Several neurotransmitters, including adenosine, acetylcholine, GABA, and neuropeptide Y, reduce stimulation-induced presynaptic calcium influx at the CA3–CA1 synapse and, in this way, strongly attenuate synaptic transmission (Wu and Saggau, 1994a, 1995, 1997; Qian and Saggau, 1997; Qian et al., 1997). Preliminary findings in adult animals (Faas et al., 2000) and previous studies in neonatal rats showed that activation of mGluRs can similarly reduce synaptic transmission at this synapse by modulating presynaptic calcium influx, although the mGluR subtypes involved in this modulation of calcium influx were not known (Yoshino and Kamiya, 1995). These investigations were limited to acute depression by mGluR activation and did not address mGluR-LTD. In the present study, we sought to test the hypothesis that both acute and long-term depression of transmission by DHPG at the CA3–CA1 synapse involves modulation of stimulation-induced presynaptic calcium influx.
MATERIALS AND METHODS
Sprague Dawley rats (4–6 weeks old) were anesthetized with halothane and quickly decapitated in accordance with the guidelines of the National Institutes of Health, as approved by the animal care and use committee of Baylor College of Medicine. Transverse hippocampal slices of 400 μm were prepared on a tissue cutter (Vibratome 1000 plus; St. Louis, MO). For the dissection and the cutting of brain slices, an ice-cold solution with no sodium and high magnesium concentration was used. This solution contained the following (in mm): 2.5 KCl, 1.25 NaH2PO4, 1 CaCl2, 7 MgCl2, 7 dextrose, 190 sucrose, 1 ascorbic acid, 3 pyruvic acid, and 28 NaHCO3. Brain slices were stored in artificial CSF containing the following (in mm): 125 NaCl, 2.5 KCl, 1.25 NaH2PO4, 2 CaCl2, 2 MgCl2, 25 dextrose, 1 ascorbic acid, 3 pyruvic acid, and 25 NaHCO3. Both solutions were constantly aerated with 95% CO2–5% O2 to maintain a pH of 7.4 and O2 saturation. Measurements were done in storing solution without the ascorbic acid and pyruvic acid. Recordings were made in small, constantly perfused chambers (1–2 ml) at 30–32°C.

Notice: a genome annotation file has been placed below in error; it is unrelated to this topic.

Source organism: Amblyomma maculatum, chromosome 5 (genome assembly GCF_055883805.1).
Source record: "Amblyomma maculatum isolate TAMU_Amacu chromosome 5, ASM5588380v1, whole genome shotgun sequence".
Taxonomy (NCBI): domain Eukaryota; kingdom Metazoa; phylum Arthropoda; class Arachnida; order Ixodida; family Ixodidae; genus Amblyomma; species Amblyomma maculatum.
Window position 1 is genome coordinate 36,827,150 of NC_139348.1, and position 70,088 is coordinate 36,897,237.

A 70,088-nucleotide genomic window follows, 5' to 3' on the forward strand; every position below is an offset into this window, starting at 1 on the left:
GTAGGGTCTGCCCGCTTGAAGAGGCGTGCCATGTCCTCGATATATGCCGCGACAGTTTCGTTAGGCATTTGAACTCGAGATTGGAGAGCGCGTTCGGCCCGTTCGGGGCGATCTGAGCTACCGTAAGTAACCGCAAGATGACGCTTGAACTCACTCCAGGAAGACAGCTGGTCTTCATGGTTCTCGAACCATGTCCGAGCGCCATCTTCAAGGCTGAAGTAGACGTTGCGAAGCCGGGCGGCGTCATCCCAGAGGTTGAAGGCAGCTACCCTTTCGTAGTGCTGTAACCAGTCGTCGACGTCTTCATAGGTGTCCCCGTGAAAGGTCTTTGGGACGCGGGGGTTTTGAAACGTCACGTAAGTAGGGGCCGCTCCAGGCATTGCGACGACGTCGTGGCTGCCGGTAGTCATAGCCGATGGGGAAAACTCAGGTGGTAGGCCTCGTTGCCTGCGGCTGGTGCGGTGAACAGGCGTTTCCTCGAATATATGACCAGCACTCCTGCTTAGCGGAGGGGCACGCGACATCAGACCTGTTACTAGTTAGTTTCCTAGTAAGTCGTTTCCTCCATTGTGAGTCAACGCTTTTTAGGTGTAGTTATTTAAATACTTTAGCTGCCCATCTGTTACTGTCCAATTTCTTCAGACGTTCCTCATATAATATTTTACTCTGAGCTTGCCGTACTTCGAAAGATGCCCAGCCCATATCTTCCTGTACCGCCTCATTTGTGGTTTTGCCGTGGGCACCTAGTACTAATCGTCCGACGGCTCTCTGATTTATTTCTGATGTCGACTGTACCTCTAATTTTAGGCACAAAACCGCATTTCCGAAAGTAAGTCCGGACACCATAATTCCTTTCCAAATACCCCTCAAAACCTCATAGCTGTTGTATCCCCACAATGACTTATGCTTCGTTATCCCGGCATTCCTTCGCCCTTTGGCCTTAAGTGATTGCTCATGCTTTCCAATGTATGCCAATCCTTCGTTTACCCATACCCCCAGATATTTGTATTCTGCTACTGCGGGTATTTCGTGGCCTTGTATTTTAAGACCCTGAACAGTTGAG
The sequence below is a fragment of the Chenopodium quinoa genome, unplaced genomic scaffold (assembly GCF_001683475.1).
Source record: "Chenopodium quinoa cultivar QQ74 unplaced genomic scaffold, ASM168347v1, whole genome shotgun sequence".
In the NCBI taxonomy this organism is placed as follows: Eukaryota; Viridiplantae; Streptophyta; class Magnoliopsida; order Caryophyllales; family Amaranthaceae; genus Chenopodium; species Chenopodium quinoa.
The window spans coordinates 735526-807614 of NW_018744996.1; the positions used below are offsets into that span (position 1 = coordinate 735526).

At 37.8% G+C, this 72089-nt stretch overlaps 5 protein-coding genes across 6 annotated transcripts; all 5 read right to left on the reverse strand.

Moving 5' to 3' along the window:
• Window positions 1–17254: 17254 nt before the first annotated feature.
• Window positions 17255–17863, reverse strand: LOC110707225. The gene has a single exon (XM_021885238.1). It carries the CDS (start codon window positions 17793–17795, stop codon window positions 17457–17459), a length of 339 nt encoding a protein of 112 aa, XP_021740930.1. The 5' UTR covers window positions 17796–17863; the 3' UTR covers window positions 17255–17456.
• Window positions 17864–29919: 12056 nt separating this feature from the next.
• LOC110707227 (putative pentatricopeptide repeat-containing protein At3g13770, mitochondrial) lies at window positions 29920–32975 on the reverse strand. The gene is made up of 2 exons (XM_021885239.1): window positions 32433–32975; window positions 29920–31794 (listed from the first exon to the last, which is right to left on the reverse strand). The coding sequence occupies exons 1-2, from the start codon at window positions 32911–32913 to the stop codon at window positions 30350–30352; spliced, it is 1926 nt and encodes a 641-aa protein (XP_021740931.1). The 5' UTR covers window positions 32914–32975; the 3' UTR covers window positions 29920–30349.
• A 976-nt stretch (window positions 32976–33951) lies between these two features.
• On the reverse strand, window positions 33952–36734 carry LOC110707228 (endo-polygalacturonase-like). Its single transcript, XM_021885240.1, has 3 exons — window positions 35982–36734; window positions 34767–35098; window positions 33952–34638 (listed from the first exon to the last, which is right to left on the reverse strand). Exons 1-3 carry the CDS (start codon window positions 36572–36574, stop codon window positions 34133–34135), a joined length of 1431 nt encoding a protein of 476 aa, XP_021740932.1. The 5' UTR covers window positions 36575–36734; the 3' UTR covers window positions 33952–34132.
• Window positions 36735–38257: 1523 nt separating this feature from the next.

Calcium measurements in presynaptic structures. Presynaptic structures were filled with the fluorescent calcium indicator fura-2 as described previously (Wu and Saggau, 1994a). In short, small amounts of the membrane-permeant form of fura-2 (50 μg of fura-2 AM, 5–10 μl of DMSO with 25% pluronic acid, and 50 μl of extracellular solution buffered to pH 7.3 with 10 mm HEPES) were pressure injected into the SCC using a Picospritzer II (General Valve, Fairfield, NJ) with pipettes of 2–3 μm tip diameter (Fig. 1 a). After being taken up by axons, intracellular esterases cleaved the AM form to the membrane-impermeant indicator, which filled the presynaptic terminals. One to 2 hr after injection, brain slices were illuminated at 380 nm, in a small spot (∼150 μm in diameter) in area CA1, 300–500 μm away from the injection site to avoid any contamination of the optical recordings by accidental postsynaptic indicator loading. Fluorescence was detected using a single photodiode connected to a low-noise current-to-voltage converter and amplifier, and fractional changes (ΔF/F) were calculated.
CA3 axons were stimulated with bipolar tungsten electrodes placed in the SCC tract, and extracellular field recordings were made using glass microelectrodes filled with extracellular solution that were placed in the middle of the optical recording spot (Fig. 1 a).